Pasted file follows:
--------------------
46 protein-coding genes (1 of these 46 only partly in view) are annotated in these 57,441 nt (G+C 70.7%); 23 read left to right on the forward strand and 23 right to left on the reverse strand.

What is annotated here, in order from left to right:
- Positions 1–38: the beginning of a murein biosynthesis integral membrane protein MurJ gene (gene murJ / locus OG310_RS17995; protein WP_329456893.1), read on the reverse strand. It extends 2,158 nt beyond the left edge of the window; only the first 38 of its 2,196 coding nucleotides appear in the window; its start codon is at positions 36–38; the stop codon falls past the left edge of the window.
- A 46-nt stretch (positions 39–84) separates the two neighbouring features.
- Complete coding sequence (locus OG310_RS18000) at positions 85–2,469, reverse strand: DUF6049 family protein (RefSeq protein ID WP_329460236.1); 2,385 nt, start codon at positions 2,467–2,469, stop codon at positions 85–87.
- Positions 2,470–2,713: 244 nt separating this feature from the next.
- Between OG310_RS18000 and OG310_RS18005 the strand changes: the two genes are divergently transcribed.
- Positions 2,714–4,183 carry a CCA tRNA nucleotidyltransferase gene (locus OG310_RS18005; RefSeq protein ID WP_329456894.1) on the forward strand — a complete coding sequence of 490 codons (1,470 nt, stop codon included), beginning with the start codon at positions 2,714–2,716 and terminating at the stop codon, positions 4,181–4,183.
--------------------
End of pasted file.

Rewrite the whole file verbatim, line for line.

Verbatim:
46 protein-coding genes (1 of these 46 only partly in view) are annotated in these 57,441 nt (G+C 70.7%); 23 read left to right on the forward strand and 23 right to left on the reverse strand.

What is annotated here, in order from left to right:
- Positions 1–38: the beginning of a murein biosynthesis integral membrane protein MurJ gene (gene murJ / locus OG310_RS17995; protein WP_329456893.1), read on the reverse strand. It extends 2,158 nt beyond the left edge of the window; only the first 38 of its 2,196 coding nucleotides appear in the window; its start codon is at positions 36–38; the stop codon falls past the left edge of the window.
- A 46-nt stretch (positions 39–84) separates the two neighbouring features.
- Complete coding sequence (locus OG310_RS18000) at positions 85–2,469, reverse strand: DUF6049 family protein (RefSeq protein ID WP_329460236.1); 2,385 nt, start codon at positions 2,467–2,469, stop codon at positions 85–87.
- Positions 2,470–2,713: 244 nt separating this feature from the next.
- Between OG310_RS18000 and OG310_RS18005 the strand changes: the two genes are divergently transcribed.
- Positions 2,714–4,183 carry a CCA tRNA nucleotidyltransferase gene (locus OG310_RS18005; RefSeq protein ID WP_329456894.1) on the forward strand — a complete coding sequence of 490 codons (1,470 nt, stop codon included), beginning with the start codon at positions 2,714–2,716 and terminating at the stop codon, positions 4,181–4,183.